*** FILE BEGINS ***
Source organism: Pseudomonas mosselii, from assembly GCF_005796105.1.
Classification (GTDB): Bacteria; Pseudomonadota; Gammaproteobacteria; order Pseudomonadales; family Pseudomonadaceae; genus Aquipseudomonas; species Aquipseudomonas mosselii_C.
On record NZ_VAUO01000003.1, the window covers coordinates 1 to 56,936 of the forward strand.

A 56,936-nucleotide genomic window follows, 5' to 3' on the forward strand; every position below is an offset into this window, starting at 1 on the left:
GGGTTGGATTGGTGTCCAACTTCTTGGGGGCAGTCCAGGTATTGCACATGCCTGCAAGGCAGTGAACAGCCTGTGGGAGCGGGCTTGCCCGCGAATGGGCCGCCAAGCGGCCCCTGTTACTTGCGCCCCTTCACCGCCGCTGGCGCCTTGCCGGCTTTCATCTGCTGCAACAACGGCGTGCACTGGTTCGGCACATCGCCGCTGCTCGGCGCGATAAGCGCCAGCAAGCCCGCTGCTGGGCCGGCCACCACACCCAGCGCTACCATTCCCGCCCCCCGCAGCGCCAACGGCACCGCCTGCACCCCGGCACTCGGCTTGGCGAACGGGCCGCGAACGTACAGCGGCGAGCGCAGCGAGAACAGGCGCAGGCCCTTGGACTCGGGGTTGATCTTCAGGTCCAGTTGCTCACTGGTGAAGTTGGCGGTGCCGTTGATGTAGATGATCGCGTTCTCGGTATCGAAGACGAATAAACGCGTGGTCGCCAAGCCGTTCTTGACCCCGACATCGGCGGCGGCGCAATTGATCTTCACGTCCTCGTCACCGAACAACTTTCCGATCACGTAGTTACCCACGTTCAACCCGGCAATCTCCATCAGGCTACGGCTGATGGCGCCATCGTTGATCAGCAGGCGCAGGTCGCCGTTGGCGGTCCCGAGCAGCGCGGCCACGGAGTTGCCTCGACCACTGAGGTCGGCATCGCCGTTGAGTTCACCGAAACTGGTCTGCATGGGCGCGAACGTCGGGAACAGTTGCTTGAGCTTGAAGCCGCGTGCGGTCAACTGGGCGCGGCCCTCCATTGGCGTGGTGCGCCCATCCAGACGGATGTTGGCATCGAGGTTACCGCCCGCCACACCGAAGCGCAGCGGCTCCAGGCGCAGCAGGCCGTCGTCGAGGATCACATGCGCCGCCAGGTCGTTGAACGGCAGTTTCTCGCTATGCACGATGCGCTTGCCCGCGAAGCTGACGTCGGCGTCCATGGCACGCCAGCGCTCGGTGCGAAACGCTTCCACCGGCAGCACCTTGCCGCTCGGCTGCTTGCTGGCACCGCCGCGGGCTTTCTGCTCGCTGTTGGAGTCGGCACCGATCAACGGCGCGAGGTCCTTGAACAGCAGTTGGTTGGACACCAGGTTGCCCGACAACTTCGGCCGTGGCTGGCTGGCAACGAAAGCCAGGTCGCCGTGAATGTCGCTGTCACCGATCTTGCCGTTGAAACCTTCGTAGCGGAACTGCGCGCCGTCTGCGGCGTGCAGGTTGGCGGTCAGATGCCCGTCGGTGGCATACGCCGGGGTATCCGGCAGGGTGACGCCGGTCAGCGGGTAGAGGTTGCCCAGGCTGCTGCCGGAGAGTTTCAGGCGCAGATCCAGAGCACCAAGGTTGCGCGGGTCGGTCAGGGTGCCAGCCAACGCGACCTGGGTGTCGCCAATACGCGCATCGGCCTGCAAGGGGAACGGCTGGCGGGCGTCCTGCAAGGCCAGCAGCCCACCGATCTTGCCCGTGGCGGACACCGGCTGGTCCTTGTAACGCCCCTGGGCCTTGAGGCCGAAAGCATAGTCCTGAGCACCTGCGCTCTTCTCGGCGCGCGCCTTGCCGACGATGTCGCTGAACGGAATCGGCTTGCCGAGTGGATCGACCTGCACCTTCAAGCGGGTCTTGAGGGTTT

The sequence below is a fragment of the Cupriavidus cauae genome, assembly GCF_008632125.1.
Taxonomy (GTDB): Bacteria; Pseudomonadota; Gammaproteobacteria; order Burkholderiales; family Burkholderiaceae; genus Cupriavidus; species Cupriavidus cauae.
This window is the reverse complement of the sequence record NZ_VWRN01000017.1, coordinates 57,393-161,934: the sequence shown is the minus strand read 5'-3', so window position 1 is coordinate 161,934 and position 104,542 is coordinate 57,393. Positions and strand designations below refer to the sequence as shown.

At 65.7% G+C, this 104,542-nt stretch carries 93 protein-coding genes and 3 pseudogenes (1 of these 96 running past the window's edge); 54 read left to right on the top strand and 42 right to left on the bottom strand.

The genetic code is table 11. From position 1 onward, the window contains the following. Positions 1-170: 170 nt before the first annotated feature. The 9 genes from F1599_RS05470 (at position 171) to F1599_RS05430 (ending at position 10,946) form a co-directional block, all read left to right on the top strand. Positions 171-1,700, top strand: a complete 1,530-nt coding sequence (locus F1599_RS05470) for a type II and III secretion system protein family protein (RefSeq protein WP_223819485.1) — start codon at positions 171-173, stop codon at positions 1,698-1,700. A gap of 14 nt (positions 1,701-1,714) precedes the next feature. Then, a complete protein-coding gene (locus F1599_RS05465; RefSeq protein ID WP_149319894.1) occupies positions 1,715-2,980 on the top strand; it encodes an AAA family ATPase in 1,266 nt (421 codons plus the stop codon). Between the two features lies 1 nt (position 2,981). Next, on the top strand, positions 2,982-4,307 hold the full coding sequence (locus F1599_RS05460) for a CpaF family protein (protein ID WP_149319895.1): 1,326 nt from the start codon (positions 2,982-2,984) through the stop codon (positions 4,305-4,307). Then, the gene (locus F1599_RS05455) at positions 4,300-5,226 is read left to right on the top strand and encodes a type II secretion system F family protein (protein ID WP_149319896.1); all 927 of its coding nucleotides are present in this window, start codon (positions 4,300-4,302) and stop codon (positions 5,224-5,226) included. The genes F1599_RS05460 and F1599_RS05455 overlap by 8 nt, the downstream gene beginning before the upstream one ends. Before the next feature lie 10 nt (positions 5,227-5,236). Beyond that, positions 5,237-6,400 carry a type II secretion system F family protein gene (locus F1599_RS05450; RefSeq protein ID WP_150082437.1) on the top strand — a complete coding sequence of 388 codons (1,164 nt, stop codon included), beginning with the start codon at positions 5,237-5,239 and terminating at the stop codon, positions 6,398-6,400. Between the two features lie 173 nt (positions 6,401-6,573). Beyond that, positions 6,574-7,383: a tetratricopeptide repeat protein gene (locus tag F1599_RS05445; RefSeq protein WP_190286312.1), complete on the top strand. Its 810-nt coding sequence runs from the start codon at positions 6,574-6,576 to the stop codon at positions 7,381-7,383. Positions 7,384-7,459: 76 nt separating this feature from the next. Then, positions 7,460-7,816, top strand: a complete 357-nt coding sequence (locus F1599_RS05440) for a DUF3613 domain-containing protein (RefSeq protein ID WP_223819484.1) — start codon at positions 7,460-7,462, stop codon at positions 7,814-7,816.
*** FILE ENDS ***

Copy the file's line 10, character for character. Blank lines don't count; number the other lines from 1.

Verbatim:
The genetic code is table 11. From position 1 onward, the window contains the following. Positions 1-170: 170 nt before the first annotated feature. The 9 genes from F1599_RS05470 (at position 171) to F1599_RS05430 (ending at position 10,946) form a co-directional block, all read left to right on the top strand. Positions 171-1,700, top strand: a complete 1,530-nt coding sequence (locus F1599_RS05470) for a type II and III secretion system protein family protein (RefSeq protein WP_223819485.1) — start codon at positions 171-173, stop codon at positions 1,698-1,700. A gap of 14 nt (positions 1,701-1,714) precedes the next feature. Then, a complete protein-coding gene (locus F1599_RS05465; RefSeq protein ID WP_149319894.1) occupies positions 1,715-2,980 on the top strand; it encodes an AAA family ATPase in 1,266 nt (421 codons plus the stop codon). Between the two features lies 1 nt (position 2,981). Next, on the top strand, positions 2,982-4,307 hold the full coding sequence (locus F1599_RS05460) for a CpaF family protein (protein ID WP_149319895.1): 1,326 nt from the start codon (positions 2,982-2,984) through the stop codon (positions 4,305-4,307). Then, the gene (locus F1599_RS05455) at positions 4,300-5,226 is read left to right on the top strand and encodes a type II secretion system F family protein (protein ID WP_149319896.1); all 927 of its coding nucleotides are present in this window, start codon (positions 4,300-4,302) and stop codon (positions 5,224-5,226) included. The genes F1599_RS05460 and F1599_RS05455 overlap by 8 nt, the downstream gene beginning before the upstream one ends. Before the next feature lie 10 nt (positions 5,227-5,236). Beyond that, positions 5,237-6,400 carry a type II secretion system F family protein gene (locus F1599_RS05450; RefSeq protein ID WP_150082437.1) on the top strand — a complete coding sequence of 388 codons (1,164 nt, stop codon included), beginning with the start codon at positions 5,237-5,239 and terminating at the stop codon, positions 6,398-6,400. Between the two features lie 173 nt (positions 6,401-6,573). Beyond that, positions 6,574-7,383: a tetratricopeptide repeat protein gene (locus tag F1599_RS05445; RefSeq protein WP_190286312.1), complete on the top strand. Its 810-nt coding sequence runs from the start codon at positions 6,574-6,576 to the stop codon at positions 7,381-7,383. Positions 7,384-7,459: 76 nt separating this feature from the next. Then, positions 7,460-7,816, top strand: a complete 357-nt coding sequence (locus F1599_RS05440) for a DUF3613 domain-containing protein (RefSeq protein ID WP_223819484.1) — start codon at positions 7,460-7,462, stop codon at positions 7,814-7,816.